The Buddhist builder

Jayavarman VII was an oddity, as his path to power appears to have been forged in war. Chinese sources record how, in 1178, the Cham, from Vietnam, seized the Khmer capital and executed the king. The Cham had little chance to savour their victory, as that very same year a Khmer force under the command of a prince repelled the invaders. In 1181 that prince became King Jayavarman VII, and only the second Buddhist to rule over the Khmer Empire. The new king’s building zeal ensured that his religion was swiftly set in stone.

Although architectural styles varied, the basic grammar of a Khmer temple proved remarkably enduring. At its heart was a wish to evoke the world of Indian mythology, with a wide moat representing the primordial sea, an outer temple enclosure wall mimicking the mountains that ring the world, and a central tower shrine symbolising Mount Meru, home to the gods. But whilst the barays (extensive man-made reservoirs) and moats served a powerful symbolic function, they also had a crucial practical purpose. Sophisticated water management schemes were the key to Khmer success, and vital if a sizable population was to endure the rigors of the dry season. The moats and barays were part of this hydraulic life support system, storing water to irrigate fields, and to support fish stocks. The additional task of supplying water would have been critical at Banteay Chhmar, in a region where even in the wet season the fields and forests are parched for weeks at a time.

Banteay Chhmar is a vast complex, with the total archaeological site covering an area of approximately 12km². At its centre is the main temple, which measures 750m by 700m, and is enclosed by a 60m-wide moat. To the east, closely associated with the temple and moat, is a large baray, covering an area of 1,400m by 500m. These water management features were sited with care, as there is evidence of a spring in the southeast corner of the moat in this otherwise arid zone. Various local rumours that this water source was augmented by canals coming from the hills to the northwest prompted the GHF to carry out an extensive survey of Banteay Chhmar’s water supply. A similar ongoing study has produced an excellent understanding of the hydrology of Angkor. The Banteay Chhmar study has, indeed, proven the existence of supplementary water sources, and is an essential tool to identify a suitable water supply for the present community.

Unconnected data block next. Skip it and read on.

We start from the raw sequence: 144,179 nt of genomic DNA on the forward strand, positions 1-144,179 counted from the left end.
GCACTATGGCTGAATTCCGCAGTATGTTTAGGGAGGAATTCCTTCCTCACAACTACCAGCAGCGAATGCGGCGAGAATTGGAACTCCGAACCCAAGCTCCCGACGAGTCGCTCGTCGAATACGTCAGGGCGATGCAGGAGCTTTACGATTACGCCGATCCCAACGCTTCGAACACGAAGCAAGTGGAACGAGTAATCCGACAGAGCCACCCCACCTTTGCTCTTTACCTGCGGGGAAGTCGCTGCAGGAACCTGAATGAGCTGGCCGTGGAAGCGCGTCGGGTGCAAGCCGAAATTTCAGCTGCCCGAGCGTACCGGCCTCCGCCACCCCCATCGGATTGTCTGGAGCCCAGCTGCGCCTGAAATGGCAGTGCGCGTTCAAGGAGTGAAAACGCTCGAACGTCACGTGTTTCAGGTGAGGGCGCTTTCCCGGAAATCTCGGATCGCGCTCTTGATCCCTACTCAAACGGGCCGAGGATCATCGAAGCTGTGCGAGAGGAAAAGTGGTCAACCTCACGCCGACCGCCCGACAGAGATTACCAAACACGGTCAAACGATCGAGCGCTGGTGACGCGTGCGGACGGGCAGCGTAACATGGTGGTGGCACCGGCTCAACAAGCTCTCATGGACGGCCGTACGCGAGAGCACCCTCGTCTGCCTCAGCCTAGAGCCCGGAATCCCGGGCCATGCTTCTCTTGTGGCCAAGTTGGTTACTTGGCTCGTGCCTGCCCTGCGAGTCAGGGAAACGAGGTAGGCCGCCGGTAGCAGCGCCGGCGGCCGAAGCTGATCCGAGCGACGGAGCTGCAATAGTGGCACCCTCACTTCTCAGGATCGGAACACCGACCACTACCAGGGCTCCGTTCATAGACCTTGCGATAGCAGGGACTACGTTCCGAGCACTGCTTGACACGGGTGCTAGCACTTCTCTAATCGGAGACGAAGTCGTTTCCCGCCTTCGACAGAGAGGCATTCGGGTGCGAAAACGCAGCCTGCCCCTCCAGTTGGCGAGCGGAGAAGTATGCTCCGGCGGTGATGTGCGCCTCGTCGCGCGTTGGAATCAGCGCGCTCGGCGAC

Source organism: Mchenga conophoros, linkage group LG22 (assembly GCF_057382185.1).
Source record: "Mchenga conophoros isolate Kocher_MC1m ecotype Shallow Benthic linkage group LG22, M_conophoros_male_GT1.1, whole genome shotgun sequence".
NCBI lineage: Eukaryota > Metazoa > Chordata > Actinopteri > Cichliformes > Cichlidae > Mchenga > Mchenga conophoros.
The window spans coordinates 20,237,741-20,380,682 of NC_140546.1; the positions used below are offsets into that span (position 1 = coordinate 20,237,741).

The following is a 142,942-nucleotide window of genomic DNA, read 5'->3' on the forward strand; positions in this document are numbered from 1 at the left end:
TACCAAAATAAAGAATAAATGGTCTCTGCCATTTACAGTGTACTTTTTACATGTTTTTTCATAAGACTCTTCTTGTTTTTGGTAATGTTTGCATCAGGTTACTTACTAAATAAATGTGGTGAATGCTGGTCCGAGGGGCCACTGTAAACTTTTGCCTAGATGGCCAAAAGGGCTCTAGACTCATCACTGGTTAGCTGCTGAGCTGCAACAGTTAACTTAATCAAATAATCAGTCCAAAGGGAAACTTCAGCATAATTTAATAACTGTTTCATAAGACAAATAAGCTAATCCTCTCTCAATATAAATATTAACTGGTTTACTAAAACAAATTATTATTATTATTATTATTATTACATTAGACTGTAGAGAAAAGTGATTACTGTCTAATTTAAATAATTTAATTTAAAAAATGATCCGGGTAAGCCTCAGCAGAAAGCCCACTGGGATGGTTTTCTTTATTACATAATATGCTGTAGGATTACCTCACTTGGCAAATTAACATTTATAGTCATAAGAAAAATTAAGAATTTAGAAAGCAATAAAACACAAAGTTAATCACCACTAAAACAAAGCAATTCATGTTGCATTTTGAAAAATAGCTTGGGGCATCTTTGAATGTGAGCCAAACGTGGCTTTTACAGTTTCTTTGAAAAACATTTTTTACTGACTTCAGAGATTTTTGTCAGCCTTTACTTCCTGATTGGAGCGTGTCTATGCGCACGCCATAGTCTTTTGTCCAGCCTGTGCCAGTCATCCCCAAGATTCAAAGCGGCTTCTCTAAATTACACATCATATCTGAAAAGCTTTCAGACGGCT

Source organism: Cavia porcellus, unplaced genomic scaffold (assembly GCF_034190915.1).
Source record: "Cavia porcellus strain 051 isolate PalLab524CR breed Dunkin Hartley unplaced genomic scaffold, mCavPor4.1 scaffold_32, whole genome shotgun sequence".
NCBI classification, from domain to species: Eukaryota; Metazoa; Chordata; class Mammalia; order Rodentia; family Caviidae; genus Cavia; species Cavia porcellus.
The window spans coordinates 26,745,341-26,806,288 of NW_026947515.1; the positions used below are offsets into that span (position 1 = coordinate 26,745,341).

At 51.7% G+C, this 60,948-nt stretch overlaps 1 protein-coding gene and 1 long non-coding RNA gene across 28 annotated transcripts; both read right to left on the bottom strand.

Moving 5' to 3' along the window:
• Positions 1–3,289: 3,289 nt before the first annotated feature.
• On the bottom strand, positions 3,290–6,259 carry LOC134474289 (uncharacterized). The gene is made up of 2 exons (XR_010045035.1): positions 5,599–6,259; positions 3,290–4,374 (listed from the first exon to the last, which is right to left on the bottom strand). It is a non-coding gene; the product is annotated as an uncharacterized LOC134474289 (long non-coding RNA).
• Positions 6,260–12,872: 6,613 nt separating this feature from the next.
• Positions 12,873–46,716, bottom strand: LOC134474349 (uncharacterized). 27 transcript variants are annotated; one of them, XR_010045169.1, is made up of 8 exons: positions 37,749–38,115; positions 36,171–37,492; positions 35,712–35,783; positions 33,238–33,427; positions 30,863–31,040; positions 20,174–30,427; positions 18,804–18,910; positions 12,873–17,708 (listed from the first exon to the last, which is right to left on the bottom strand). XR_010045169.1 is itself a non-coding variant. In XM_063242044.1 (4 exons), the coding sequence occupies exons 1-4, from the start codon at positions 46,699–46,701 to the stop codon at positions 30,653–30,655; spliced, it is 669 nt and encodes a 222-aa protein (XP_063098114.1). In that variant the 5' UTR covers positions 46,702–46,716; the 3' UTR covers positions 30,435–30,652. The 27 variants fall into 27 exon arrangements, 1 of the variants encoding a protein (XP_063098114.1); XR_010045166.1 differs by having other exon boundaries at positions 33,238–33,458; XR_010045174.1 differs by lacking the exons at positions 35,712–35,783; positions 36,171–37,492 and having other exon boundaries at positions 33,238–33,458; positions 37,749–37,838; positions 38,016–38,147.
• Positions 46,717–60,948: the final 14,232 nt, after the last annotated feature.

Nothing remains the same

There is every chance that future study will decipher Banteay Chhmar’s many mysteries, but this can only happen if the monument survives. The dangers facing it became apparent to me when I led a team to Banteay Chhmar in the early 1990’s. What greeted me made a lasting impression. Although I marvelled at the size of the temple complex, I was equally appalled by its condition – the priceless sculptures had been brutally looted, and the jungle was desecrating its shrines and courtyards. It was a far cry from the situation at Angkor, which, by then, enjoyed extensive international support and a government body dedicated to safeguarding Cambodia’s first World Heritage Site.

When, in 2007, I became Field Director for Asia at the GHF, I remembered Banteay Chhmar and, spurred by the confidence that came from 12 years working in Angkor, resolved to do something about it. This earlier work meant I had an experienced team to call upon, and crucially one that had learnt the merits of conservation versus restoration and reconstruction – the predominant approach in Asia.

The key to the success of such a project is to assess its condition and potential, and to develop a philosophy that takes into consideration its present status as an historic monument, its future use as a centre of learning, and the impact that any work to conserve and repair it will have on the local community. As with any project in a developing country, practical considerations play a significant role. It is essential to identify and build an enthusiastic team of professionals and craftsmen, and to develop a sound knowledge of conservation techniques, as well as funds to undertake the proposed activities. In its formative years the GHF has worked on a sound set of principles ‘Preservation by Design’, which it has developed over the years (see box on p.48). These were adopted at Banteay Chhmar, and have helped the team develop a well-coordinated programme.